Tuscany49, New York.

New York December 2022

First night in the big city we had chosen this little spot close to our hotel and the hotel staff recommended it as well. It has the ambience of a real Italian dive that has been around forever, and its authenticity is probably its strong point.

Walking in at 6 PM without a reservation it’s crowded and we are offered a seat at the bar, advised to reserve. After chatting with the anxious charming bar lady and finally getting a wine list the front-end man who told us we needed a reservation now said we had a table and sat us at a nice little one along the wall, real if synthetic white tablecloth and napkins amid substantial vocal noise but no loud music.

The staff is serious and middle-aged, moving fast to turn the tables over once people have left but although definitely businesslike observing European cadence in service. We chose a simple Chianti Classico for US$66 and were directed to order everything all at once rather than our usual pattern of starting out slow.

Caesar salad was simple, unassuming, and genuine. Mussels in a tomato sauce with garlic were delicious with their bread and we gobbled them up along with the wine which we certainly wanted after a day that started in the wee small hours in Richmond. Our pasta split between us and was lamb based… I’m looking for the right word here to convey its simplicity without damning it with faint praise. Just satisfying will probably do.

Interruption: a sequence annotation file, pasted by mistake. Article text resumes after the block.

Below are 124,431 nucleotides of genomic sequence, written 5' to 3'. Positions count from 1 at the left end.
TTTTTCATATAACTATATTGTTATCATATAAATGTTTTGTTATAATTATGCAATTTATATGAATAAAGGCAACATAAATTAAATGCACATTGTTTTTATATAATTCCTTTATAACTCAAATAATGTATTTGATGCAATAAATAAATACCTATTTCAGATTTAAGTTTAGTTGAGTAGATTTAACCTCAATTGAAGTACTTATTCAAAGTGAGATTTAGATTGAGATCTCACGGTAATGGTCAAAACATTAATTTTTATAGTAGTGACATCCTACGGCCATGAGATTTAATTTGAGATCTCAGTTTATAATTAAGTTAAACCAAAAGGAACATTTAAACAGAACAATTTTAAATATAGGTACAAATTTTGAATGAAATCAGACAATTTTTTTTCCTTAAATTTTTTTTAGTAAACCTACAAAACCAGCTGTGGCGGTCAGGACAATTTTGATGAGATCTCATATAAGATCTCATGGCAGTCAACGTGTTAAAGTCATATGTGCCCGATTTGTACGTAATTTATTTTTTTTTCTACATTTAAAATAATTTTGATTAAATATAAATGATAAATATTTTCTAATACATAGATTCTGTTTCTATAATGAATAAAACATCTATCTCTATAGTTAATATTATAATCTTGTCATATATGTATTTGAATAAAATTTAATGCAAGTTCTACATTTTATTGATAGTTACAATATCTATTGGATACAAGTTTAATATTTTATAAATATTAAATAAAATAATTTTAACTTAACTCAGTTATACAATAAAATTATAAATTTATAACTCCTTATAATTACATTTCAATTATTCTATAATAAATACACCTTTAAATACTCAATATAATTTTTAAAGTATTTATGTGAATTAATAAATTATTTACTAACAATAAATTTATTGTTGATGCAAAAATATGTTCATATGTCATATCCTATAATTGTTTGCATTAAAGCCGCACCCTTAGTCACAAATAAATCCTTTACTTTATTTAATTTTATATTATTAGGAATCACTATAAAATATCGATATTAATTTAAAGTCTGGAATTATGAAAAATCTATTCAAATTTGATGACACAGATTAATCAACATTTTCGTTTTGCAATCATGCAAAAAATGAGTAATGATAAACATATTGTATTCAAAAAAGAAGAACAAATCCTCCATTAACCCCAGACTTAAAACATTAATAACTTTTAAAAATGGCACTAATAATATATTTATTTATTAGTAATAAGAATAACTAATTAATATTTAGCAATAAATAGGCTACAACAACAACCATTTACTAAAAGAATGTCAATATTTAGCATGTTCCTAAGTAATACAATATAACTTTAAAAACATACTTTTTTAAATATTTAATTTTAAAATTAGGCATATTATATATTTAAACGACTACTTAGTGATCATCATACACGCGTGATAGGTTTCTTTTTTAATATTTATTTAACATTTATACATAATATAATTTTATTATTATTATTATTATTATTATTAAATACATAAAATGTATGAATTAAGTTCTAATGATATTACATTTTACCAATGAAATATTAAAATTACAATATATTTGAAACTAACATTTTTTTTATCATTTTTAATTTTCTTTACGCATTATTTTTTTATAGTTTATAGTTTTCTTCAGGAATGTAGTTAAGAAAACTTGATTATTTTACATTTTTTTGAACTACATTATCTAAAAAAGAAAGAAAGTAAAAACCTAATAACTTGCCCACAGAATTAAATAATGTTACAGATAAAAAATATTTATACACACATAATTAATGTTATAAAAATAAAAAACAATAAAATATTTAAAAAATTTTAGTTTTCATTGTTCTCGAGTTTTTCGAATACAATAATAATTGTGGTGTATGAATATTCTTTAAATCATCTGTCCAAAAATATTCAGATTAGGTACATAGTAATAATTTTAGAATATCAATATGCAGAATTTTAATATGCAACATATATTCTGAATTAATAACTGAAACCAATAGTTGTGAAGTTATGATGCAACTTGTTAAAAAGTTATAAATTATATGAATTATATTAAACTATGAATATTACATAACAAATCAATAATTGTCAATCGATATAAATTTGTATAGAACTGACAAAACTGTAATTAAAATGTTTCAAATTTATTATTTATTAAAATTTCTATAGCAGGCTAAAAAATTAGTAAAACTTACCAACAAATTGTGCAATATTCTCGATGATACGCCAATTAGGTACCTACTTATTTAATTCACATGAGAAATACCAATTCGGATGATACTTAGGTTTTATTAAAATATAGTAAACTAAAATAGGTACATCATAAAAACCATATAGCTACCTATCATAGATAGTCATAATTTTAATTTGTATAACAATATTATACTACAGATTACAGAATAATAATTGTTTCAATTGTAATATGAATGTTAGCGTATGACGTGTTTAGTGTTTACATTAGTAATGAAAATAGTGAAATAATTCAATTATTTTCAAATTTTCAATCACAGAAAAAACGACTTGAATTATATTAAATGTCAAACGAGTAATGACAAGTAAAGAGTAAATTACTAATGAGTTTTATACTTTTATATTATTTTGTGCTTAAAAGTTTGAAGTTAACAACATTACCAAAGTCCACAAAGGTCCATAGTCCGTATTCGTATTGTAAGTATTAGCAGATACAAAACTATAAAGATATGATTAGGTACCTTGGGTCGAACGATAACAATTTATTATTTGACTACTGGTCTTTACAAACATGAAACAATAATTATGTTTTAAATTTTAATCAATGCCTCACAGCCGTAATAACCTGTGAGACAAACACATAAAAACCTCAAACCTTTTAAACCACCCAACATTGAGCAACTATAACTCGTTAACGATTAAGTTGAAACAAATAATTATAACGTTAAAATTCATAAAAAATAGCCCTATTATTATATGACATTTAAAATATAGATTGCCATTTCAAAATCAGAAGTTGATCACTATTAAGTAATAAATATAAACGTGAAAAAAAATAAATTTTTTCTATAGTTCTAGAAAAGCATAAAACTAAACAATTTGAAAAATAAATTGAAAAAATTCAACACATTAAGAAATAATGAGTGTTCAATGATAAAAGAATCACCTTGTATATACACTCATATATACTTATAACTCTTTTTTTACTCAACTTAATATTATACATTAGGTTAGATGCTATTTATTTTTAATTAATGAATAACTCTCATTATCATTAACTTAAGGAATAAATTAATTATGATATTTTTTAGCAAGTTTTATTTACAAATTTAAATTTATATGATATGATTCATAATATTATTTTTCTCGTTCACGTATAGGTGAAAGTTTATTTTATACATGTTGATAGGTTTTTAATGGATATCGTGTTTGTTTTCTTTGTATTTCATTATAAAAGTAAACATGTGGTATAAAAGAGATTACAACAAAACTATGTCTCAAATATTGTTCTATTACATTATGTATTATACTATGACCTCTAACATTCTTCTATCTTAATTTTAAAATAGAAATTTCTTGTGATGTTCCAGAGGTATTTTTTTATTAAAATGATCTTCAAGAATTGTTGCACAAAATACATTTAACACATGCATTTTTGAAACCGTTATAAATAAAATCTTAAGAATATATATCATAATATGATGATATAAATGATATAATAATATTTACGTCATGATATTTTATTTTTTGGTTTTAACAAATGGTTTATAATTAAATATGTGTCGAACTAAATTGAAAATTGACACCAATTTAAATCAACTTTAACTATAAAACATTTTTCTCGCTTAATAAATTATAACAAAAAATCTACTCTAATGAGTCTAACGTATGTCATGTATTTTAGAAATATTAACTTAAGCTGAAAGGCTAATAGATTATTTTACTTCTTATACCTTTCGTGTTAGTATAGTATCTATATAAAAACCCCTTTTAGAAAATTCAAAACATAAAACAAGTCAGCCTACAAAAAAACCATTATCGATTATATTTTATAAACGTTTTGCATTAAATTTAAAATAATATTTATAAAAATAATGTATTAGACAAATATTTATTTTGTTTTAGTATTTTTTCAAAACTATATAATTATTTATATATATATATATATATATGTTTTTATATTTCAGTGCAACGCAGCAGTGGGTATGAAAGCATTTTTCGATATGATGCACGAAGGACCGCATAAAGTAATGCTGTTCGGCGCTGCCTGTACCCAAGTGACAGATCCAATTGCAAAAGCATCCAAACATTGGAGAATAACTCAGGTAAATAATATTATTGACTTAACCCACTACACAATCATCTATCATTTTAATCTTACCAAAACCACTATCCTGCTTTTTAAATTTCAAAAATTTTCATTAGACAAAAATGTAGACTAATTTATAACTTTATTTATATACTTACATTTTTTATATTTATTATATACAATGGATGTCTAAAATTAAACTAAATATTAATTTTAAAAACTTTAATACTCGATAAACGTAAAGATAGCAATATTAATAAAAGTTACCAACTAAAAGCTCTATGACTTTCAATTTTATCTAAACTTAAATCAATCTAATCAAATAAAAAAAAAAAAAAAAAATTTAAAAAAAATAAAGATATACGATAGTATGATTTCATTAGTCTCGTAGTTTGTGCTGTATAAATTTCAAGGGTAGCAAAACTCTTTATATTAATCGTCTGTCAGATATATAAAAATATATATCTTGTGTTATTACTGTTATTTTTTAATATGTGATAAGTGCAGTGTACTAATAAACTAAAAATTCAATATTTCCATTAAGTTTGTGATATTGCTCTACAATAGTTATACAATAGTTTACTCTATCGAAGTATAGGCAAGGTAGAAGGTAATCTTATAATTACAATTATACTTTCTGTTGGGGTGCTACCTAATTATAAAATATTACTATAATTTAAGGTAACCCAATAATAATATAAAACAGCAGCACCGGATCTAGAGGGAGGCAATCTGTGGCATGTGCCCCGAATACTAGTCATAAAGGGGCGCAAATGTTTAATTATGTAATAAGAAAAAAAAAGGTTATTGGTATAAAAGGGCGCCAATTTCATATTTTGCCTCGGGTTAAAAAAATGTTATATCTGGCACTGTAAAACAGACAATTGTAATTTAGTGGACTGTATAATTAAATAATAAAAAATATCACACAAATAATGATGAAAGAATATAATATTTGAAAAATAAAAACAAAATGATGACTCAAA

There is nothing affected about this little neighbourhood Italian bistro. In New York style everybody moves fast and gets the business done, but there’s never a hint of affectation or unreasonable expectation. These waiters are in their 40s and 50s and know how to move things along as you would expect it to be done in a busy street front in Genoa. Noisy, but nothing but enthusiastic conversation of young and older people enjoying dinner.

C$225 after the tip.

I’m sure there are 200 places like this in New York but this one would deserve another visit if we are ever in the Lexington and E 50th neighbourhood. Food 8.4. Service – nothing but straightahead business but still honest and professional – 8.9, ambience 9.5, value hard to gauge in this big expensive city blasted with inflation: 7.8 I think.

About John Sloan

John Sloan is a senior academic physician in the Department of Family Practice at the University of British Columbia, and has spent most of his 40 years' practice caring for the frail elderly in Vancouver. He is the author of "A Bitter Pill: How the Medical System is Failing the Elderly", published in 2009 by Greystone Books. His innovative primary care practice for the frail elderly has been adopted by Vancouver Coastal Health and is expanding. Dr. Sloan lectures throughout North America on care of the elderly.
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